• Very thin IR remote control + USB receiver (from some tuner-card I don't remember)
  • Cheap wireless keyboard with pointing stick, which has great range anyway (like, more than 10 feet)
  • Windows 7 Ultimate RC, which I had already downloaded. It's good until next April or something, and free until then!
Stuff I bought from Pantip Plaza, the nearby giant computer/gadgets mall:
  • Gigabyte EG45M motherboard
  • Intel Core2Duo 2.8 GHz dual-core CPU (45 nm lithography)
  • ATI Radeon HD4870 graphics card (512 MB version) from HIS
  • 4 GB of DDR2 RAM
  • OCZ Silencer 500W power supply
  • SilverStone SST-SG01-F case
Total cost: 20,500 Thai Baht (about $595 at the time I bought it).

I almost opted for the all-aluminum version of the SilverStone case - it's lighter and allegedly dissipates heat better - but it was about $40 more than the steel one I got, and I'm not going to be moving this thing around much anyway. Another compromise was the Core2Duo, rather than a Core i7; the i7 chips are a lot more expensive, and (more importantly) the motherboards that support it are a lot pricier too. Instead, I put money into the graphics card.

The Radeon HD4870 is a pretty high-end card, but I got it for about 5,500 baht (~ $160 USD), probably because the newer HD4890 card is out. The 4890 was close to double the price, but maybe 20% faster in the reviews I read. And like I said - I'm generally playing at 128x720, or maybe 1680x1050 if I plug it into my "work" monitor, so at $160, it was a no-brainer. Plus it supports DirectX 10, Microsoft's new 3D video tech.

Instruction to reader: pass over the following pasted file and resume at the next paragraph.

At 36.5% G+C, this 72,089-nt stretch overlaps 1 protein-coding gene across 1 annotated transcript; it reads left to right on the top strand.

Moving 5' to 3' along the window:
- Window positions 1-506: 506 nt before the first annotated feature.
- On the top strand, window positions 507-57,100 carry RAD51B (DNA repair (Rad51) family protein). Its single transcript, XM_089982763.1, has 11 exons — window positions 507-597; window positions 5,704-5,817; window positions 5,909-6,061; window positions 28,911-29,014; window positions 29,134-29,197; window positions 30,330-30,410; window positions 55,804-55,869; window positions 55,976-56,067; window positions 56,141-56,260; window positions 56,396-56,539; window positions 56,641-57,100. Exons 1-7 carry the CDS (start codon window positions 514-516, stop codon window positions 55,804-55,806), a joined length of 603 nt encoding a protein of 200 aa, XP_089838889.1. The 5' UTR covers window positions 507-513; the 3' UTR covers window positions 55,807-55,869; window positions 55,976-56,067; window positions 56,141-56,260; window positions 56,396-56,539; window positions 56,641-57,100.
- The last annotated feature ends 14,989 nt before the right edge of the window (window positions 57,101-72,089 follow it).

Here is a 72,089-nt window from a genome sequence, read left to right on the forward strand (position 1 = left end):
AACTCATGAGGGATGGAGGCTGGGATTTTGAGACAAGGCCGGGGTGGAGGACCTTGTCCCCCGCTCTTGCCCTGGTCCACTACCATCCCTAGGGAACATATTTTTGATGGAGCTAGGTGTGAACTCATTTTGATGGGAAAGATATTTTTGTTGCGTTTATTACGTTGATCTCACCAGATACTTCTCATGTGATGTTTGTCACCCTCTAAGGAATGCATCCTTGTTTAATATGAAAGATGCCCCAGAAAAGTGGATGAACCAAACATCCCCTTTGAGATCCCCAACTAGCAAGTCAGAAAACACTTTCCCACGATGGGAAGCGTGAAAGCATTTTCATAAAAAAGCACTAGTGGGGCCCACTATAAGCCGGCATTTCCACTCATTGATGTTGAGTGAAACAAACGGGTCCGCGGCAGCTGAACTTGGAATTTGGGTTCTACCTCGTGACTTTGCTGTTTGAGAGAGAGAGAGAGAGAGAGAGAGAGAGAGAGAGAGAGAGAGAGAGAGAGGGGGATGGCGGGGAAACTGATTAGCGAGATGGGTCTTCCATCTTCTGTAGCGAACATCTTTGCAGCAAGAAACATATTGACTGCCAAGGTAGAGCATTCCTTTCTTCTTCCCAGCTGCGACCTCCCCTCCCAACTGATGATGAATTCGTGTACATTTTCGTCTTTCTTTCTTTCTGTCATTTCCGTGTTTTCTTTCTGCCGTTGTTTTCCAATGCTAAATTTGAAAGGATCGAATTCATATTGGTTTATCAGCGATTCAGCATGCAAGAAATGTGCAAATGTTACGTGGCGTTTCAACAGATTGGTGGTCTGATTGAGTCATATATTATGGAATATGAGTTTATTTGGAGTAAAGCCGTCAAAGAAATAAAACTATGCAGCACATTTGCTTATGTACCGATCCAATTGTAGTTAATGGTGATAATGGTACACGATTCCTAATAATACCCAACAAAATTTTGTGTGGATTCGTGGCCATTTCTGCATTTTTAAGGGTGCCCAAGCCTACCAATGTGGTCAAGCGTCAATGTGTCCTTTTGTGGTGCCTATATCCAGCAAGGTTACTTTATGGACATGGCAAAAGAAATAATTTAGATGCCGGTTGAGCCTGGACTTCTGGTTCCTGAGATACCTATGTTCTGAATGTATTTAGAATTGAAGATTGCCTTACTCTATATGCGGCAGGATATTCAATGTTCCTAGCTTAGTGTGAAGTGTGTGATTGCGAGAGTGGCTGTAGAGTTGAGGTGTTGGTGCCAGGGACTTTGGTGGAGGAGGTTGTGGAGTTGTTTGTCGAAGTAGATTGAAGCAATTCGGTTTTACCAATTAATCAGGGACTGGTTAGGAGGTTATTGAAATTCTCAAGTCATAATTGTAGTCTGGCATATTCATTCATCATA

Probably the most interesting thing (or at least, surprising because it was interesting!) was the lowly power-supply. It had this high-end "feeling" (coating?), all the cables ran through mesh-tubing to keep them from getting tangled, and it provides power to the USB ports even when the computer itself is off. This is great for charging an iPhone or, say, my Touch Diamond overnight. Plus, it really is silent - from more than a foot away, you literally can't hear it (or the case-fans either - kudos to SilverStone for great ventilation design and silent fans).

I didn't take screen-caps, and photographing a TV with a digital camera leaves something to be desired, but Half-Life 2 (especially Episode 2, and the Lost Coast) and Portal look just amazing, with all settings cranked to "high" and anti-aliasing on. Later, I bought "Crysis" (again, using Steam's online store), and that also runs smoothly at 1280x720 with settings at "high". The Gigabyte micro-ATX board supports up to a quad-core "Core2Extreme" CPU, so there's some room for upgrading. The saddest thing is that Portal (while fun) and Crysis (beautiful) aren't nearly as fun as HL2. Later, I read that HL2 was one of the highest-rated games of all time, so maybe my expectations are high now. I'll check out "Left4Dead" at some point too (L4D 2 is coming out this fall also...).

This is a photo of HL2 Episode 2, in the beginning, with in-game "girlfriend" or whatever Alyx is supposed to be:


You'll just have to trust me that it looks much better in real life, especially moving with perfectly fluid motion (that BenQ TV only refreshes at 60 Hz, and HL is rendering faster than that).

For all the gamers out there (at least, any gamers that find my blog, hahah), this is probably old, old, OLD info - even Crysis isn't really a new game - but for me, being immersed in Half-Life 2 was really eye-opening. It's like starring in your own movie, with special effects that Lucas and Spielberg could only dream of when I was a kid. Now, if Valve would just hurry up and finish Half-Life Episode 3, (or even HL3?) then I'd have a chance to really feed my addiction again!

1 comments:

Diane said...

Hey Kirk, Stop playing games and email me. Have small ecommerce project if you're not too busy. Need quote. Would like your current contact info. And, just want to say hi. Diane P